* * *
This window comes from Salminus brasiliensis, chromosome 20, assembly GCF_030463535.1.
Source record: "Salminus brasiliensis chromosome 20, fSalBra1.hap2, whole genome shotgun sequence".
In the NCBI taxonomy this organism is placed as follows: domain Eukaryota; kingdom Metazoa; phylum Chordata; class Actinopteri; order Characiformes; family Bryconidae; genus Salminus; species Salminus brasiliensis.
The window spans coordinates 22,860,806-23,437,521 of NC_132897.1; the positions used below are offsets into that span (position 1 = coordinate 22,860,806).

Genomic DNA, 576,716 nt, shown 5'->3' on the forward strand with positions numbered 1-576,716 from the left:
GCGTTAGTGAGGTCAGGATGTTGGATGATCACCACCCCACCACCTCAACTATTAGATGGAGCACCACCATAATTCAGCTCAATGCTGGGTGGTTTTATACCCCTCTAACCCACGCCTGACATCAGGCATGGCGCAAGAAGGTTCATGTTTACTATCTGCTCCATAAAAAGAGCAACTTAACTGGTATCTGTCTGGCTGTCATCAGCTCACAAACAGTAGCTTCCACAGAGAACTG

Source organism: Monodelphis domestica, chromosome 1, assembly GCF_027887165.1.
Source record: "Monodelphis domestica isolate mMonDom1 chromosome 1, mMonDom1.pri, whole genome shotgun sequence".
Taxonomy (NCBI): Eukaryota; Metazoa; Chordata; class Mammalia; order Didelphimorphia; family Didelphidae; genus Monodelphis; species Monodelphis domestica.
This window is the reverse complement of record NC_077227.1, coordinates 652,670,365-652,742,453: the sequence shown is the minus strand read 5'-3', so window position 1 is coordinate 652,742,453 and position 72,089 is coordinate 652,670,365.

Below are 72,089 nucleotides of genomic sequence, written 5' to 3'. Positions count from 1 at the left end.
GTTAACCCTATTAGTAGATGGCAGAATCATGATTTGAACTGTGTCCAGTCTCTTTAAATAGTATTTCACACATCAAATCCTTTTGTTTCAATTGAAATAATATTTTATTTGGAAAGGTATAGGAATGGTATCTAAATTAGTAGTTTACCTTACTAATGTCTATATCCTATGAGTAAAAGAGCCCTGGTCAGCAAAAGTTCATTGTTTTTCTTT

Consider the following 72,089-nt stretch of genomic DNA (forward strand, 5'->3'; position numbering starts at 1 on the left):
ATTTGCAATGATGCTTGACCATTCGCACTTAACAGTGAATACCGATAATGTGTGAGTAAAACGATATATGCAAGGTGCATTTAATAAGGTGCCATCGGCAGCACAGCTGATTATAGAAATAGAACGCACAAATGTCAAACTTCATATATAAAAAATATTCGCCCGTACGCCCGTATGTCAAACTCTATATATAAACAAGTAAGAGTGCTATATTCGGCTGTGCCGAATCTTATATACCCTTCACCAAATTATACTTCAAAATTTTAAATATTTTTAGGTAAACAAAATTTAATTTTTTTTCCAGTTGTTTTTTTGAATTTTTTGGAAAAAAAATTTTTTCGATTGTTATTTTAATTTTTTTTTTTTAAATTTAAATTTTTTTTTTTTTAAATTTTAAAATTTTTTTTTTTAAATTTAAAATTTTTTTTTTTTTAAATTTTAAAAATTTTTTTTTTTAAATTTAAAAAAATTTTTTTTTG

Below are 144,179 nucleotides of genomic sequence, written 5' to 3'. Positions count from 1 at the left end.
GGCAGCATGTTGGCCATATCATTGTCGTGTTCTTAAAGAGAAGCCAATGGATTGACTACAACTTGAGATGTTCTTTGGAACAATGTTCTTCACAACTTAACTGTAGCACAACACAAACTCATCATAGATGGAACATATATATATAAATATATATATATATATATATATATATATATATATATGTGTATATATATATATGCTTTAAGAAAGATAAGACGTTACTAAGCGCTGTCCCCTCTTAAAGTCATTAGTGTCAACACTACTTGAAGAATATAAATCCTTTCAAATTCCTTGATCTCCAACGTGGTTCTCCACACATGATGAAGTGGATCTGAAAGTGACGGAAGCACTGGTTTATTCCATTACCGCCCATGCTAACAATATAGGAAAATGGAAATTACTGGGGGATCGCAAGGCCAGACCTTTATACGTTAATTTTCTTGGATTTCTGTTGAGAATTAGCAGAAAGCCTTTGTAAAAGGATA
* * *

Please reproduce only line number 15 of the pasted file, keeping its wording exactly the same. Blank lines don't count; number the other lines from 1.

Below are 144,179 nucleotides of genomic sequence, written 5' to 3'. Positions count from 1 at the left end.